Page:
How One Man Took a Secret Super-Material to His Grave

Illustration for article titled How One Man Took a Secret Super-Material to His Grave

In 1990, an amateur inventor called Maurice Ward appeared on British TV demonstrating a super-material he'd invented without any scientific training. Called Starlite, it could withstand temperatures of 1000 °C, was hard enough to drill holes in walls, and could easily be painted on to surfaces. In 2011 Ward sadly passed away—without ever having explained to a single scientist how it worked.


So starts an intriguing story, which is told wonderfully by Richard Fisher in this week's New Scientist. Unsurprisingly, since that first appearance in 1990 Starlite has been of interest to a small but select group of people around the world. In fact, it piqued enough interest that Ward spent time talking with private companies, defense researchers and even NASA throughout the past twenty years.

At first, many scientists were skeptical of his claims, but as time progressed and tests were conducted—under close supervision from Ward, of course—those same researchers softened. In fact, they ended up wanting a slice of Starlite.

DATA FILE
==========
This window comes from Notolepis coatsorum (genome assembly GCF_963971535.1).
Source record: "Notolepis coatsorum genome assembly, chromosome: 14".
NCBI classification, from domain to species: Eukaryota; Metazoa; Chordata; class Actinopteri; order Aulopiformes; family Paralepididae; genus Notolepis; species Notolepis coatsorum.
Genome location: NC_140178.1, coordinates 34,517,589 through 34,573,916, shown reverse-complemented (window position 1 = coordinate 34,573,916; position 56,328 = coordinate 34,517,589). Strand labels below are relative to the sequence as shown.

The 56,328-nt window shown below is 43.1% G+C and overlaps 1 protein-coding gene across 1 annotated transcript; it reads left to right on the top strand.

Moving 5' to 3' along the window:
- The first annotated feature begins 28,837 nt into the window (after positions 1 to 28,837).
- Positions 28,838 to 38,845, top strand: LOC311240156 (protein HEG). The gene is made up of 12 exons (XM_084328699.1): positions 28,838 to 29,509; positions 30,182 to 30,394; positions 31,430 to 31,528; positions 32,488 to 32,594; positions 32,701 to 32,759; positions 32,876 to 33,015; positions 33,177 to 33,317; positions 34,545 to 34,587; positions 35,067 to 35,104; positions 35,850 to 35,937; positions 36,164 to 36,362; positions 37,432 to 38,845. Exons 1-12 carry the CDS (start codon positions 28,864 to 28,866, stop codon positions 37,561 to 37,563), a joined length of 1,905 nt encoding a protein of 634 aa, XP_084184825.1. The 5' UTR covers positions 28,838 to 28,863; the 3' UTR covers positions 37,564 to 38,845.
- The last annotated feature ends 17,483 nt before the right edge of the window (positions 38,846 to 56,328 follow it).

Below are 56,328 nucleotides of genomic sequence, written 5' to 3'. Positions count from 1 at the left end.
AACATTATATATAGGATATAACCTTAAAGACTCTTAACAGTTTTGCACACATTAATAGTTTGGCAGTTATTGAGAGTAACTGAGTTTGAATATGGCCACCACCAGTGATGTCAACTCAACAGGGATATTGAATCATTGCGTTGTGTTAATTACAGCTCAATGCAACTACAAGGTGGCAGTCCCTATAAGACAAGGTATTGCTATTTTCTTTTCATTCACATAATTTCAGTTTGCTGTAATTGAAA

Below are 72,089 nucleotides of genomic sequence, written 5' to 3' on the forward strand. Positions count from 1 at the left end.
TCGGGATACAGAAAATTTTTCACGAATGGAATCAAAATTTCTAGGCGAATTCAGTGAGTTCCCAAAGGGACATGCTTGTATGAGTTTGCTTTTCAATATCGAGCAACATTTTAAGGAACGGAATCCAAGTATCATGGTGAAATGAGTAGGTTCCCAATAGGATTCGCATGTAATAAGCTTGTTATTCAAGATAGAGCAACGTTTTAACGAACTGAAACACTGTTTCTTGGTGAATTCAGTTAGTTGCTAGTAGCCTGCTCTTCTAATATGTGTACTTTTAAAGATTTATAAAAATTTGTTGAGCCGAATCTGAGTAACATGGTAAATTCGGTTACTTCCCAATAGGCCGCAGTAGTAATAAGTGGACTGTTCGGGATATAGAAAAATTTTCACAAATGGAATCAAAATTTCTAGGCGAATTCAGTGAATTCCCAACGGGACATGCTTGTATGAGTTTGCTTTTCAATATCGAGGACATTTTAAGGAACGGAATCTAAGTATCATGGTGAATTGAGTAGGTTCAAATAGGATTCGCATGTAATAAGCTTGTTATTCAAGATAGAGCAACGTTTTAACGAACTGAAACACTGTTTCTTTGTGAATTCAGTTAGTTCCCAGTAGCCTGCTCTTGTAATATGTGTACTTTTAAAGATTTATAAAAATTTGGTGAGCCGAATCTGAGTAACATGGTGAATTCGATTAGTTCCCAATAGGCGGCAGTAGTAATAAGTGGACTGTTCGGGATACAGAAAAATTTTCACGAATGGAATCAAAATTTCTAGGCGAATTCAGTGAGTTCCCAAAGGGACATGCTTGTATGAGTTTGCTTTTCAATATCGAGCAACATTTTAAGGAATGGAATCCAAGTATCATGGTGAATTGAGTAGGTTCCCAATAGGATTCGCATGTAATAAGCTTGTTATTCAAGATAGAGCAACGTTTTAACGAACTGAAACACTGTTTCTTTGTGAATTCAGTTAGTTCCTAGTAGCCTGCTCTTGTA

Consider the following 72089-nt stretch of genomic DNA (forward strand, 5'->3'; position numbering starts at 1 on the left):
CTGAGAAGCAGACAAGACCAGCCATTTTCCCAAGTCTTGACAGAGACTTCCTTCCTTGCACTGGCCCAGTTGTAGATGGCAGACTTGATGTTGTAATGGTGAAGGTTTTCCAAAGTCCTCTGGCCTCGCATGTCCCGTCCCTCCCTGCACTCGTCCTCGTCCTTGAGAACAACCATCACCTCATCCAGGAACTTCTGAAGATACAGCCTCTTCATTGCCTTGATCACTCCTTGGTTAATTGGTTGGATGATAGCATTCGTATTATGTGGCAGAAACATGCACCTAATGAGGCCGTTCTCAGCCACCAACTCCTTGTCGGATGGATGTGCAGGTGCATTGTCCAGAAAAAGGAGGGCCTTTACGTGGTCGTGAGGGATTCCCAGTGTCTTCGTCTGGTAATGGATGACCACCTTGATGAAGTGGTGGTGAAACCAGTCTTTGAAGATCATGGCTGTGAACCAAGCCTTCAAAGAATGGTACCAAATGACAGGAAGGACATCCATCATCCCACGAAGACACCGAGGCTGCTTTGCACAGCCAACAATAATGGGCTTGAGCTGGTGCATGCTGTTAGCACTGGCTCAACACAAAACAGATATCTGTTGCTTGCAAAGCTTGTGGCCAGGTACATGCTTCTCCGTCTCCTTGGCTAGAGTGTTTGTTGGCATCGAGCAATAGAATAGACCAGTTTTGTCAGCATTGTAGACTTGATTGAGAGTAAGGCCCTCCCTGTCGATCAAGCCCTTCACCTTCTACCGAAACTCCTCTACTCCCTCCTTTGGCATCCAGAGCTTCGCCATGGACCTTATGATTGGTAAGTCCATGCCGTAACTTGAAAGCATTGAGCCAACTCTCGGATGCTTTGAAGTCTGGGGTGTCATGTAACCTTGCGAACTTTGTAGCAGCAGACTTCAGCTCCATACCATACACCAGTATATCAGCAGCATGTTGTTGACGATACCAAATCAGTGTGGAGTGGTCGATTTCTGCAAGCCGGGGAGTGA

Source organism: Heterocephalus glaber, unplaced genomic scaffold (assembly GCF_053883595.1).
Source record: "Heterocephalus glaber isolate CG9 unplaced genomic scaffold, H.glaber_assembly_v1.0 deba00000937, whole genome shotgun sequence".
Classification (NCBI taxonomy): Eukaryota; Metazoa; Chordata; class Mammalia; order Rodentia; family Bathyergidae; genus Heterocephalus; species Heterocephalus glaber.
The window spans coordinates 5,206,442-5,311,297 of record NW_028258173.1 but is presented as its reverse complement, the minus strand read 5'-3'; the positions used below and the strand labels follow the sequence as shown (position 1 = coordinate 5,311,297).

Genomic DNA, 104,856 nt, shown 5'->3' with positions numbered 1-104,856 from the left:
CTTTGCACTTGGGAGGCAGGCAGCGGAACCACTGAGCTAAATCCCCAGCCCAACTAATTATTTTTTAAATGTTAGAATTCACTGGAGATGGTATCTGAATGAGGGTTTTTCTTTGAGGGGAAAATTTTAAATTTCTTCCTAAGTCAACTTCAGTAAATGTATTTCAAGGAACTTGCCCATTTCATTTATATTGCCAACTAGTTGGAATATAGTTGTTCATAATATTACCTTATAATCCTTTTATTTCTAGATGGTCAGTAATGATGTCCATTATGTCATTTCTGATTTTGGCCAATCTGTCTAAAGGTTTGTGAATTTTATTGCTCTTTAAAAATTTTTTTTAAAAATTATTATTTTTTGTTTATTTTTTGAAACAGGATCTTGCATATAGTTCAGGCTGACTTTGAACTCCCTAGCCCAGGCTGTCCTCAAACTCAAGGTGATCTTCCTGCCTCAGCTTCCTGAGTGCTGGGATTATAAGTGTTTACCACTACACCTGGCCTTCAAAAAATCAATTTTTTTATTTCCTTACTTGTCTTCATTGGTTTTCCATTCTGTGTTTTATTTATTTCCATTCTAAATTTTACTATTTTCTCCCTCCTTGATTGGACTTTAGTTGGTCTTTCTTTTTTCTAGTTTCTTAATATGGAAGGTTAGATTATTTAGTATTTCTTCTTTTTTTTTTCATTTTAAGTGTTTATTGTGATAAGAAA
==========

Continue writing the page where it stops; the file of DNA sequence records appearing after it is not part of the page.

But Ward was a tough cookie, and he never found anybody he was happy to hand his secret over to—either through a sense of power or desire for money. When he died, in May 2011, many thought he'd taken his secret to the grave.

But, as the New Scientists article explains, there may still be hope. Ward mentioned in one interview shortly before his death that his family knew about the Starlite recipe. They are, however, remaining tight-lipped—so the future of Starlite seems as uncertain as ever.

I honestly can't encourage you enough to go and read the New Scientist feature: it's a wonderful piece of writing that beautifully brings together science and story-telling. [New Scientist]

Image by Smit/Shutterstock




Too bad he's dead. If you come up with something that can advance the whole of humanity as much as this could of, and fail to use it, or sell it, or do anything with it, you should be put in prison.

You should be forced to do something with every invention. If you don't do anything with it within 5 years, it should go up for auction, with every penny of the auction going to the inventor. If the inventor fails to put it up for auction within 5 years, he should go to prison until he sells it. Communism, I know, but its the right thing to do.

Edit: And the people that buy it should have 5 years to do something with it, or, you guessed it, auction. Repeat until someone uses it!